Love and Culture; a Study of Relationships Among the Tamil, Fulbe, Inuit and Fiji Communities

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Assignment title: Love and Culture; A study of relationships among the Tamil, Fulbe, Inuit and Fiji Communities
Module/course: ANTH150 - Identity and Difference: Introduction to Anthropolo It is said that people will forget what you do and say but they never forget how you make them feel. Love describes an emotion, act or thought. Love means different things to different people. Love becomes even more complex when studied in the cultural setting. Most cultures have their unique way of not only expressing love to each other but also of defining love (The human experience 2008).

A look at four cultures; the Tamil, Fulbe, Inuit and Fiji people will help us appreciate the differences in cultural meanings of love. Love is described using different words in these communities. The Fiji people have two words for love veilomani (mutual and compassionate love) and veidomoni i.e. mutual and passionate sexual love (Toren 1994 p.20-21). Among the Tamil people, the word apnu may be used to define love. This word possesses many attributes including containment, cruelty, humility, servitude and finally opposition (Trawick 1992 p. 93-116). The emotion of love among the Inuit people was not often expressed especially between spouses (Condon & Stern 1995 p.198) In all these three culture, the feeling of love towards one’s spouse was not necessary in marriage. Love was equated to madness in the Fulbe community (Regis 1995 p.146).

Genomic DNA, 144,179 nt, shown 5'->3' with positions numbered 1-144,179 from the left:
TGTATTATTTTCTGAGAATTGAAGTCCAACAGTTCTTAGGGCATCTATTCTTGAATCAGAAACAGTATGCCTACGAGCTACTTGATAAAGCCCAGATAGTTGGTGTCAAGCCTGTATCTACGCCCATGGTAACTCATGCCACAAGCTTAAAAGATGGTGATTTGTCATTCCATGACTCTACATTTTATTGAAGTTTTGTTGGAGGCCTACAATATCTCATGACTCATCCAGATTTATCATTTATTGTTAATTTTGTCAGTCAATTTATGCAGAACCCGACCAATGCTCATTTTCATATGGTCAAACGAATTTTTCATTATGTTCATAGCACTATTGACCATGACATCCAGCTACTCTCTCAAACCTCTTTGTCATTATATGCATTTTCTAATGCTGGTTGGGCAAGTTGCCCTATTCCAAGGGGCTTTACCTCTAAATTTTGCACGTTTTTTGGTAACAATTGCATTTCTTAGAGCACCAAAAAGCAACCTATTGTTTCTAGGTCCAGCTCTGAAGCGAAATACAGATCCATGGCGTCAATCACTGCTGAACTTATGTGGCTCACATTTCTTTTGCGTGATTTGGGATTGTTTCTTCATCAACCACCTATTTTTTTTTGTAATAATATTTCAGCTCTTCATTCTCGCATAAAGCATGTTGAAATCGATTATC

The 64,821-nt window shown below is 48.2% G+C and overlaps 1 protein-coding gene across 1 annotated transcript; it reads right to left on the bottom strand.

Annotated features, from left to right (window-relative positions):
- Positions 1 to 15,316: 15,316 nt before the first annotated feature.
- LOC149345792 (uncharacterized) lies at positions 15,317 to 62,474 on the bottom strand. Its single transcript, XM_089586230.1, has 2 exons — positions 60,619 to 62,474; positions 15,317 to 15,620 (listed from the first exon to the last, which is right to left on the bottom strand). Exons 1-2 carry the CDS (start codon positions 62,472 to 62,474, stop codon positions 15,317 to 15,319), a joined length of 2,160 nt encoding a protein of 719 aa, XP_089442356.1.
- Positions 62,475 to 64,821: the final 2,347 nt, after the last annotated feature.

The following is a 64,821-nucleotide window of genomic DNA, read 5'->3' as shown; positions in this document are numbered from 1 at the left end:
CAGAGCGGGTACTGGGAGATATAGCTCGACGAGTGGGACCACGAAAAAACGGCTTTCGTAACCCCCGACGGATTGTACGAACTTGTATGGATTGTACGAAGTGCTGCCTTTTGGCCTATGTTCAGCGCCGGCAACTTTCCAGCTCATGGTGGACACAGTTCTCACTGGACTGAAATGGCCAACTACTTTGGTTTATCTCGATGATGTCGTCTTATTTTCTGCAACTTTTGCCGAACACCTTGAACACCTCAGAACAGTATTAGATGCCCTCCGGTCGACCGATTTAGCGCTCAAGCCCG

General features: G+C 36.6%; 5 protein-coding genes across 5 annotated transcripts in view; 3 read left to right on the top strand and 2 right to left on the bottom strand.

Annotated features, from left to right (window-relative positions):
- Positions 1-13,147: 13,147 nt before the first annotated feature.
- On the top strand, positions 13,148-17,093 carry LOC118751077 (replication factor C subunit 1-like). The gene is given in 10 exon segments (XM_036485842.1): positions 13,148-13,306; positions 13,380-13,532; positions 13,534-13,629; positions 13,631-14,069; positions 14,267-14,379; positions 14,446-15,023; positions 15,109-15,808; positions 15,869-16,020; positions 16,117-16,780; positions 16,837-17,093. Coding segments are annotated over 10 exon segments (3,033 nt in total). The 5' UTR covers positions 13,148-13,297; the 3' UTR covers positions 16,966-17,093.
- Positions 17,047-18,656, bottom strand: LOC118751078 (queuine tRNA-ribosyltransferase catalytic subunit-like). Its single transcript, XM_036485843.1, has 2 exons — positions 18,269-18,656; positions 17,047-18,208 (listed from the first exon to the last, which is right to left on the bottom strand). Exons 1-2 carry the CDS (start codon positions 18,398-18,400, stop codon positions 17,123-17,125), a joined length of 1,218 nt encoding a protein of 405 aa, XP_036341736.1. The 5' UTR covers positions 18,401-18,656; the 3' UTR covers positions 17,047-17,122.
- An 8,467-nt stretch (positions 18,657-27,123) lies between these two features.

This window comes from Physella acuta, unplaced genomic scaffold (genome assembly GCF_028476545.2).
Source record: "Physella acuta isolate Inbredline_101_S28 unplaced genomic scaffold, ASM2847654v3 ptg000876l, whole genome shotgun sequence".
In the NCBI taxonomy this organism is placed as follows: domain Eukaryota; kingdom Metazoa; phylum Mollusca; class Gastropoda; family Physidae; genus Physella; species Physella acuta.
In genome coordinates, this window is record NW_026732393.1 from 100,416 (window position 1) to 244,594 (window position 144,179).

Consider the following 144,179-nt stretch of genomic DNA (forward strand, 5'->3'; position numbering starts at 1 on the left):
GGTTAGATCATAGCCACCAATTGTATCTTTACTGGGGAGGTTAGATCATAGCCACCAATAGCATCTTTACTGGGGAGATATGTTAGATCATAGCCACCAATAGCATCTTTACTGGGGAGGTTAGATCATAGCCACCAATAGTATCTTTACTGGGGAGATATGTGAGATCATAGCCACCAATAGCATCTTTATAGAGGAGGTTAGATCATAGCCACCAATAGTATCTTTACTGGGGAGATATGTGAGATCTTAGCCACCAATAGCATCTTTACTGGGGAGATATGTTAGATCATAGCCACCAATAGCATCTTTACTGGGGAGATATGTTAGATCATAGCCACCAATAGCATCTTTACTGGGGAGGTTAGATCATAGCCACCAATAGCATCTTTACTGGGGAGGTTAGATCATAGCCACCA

Among the Inuit people, marriage was arranged (Condon & Stern 1995 p.197). Some children were betrothed at birth. Such agreement were however rarely honoured (Condon &Stern 1995 p.204). Polygamy was practiced in both Fulbe and Inuit communities (Regis 1995, Condon & Stern 1995). A groom from the Tamil people gathered a few of his friend and went to visit a prospective bride’s home. This visit was meant to allow the potential bride and groom meet and see whether they appreciated each other or not (Trawick 1992 p.94-5). This showed that the two...
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